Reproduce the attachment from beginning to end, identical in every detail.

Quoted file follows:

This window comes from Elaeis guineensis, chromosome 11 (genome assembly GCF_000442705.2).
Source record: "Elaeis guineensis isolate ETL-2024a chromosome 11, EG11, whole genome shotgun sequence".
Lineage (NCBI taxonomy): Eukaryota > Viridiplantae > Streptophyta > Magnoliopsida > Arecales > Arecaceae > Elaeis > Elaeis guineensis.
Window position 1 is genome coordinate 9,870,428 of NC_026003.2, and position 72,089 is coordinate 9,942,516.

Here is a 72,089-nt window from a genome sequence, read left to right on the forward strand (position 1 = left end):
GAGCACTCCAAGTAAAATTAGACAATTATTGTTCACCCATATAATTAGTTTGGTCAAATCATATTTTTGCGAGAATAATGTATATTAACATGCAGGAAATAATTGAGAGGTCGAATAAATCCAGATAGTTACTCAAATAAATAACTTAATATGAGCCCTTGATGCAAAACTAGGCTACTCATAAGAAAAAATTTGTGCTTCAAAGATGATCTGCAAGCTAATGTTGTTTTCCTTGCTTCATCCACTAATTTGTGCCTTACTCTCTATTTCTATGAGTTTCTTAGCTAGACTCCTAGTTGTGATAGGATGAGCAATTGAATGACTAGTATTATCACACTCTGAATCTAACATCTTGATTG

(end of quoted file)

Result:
This window comes from Elaeis guineensis, chromosome 11 (genome assembly GCF_000442705.2).
Source record: "Elaeis guineensis isolate ETL-2024a chromosome 11, EG11, whole genome shotgun sequence".
Lineage (NCBI taxonomy): Eukaryota > Viridiplantae > Streptophyta > Magnoliopsida > Arecales > Arecaceae > Elaeis > Elaeis guineensis.
Window position 1 is genome coordinate 9,870,428 of NC_026003.2, and position 72,089 is coordinate 9,942,516.

Here is a 72,089-nt window from a genome sequence, read left to right on the forward strand (position 1 = left end):
GAGCACTCCAAGTAAAATTAGACAATTATTGTTCACCCATATAATTAGTTTGGTCAAATCATATTTTTGCGAGAATAATGTATATTAACATGCAGGAAATAATTGAGAGGTCGAATAAATCCAGATAGTTACTCAAATAAATAACTTAATATGAGCCCTTGATGCAAAACTAGGCTACTCATAAGAAAAAATTTGTGCTTCAAAGATGATCTGCAAGCTAATGTTGTTTTCCTTGCTTCATCCACTAATTTGTGCCTTACTCTCTATTTCTATGAGTTTCTTAGCTAGACTCCTAGTTGTGATAGGATGAGCAATTGAATGACTAGTATTATCACACTCTGAATCTAACATCTTGATTG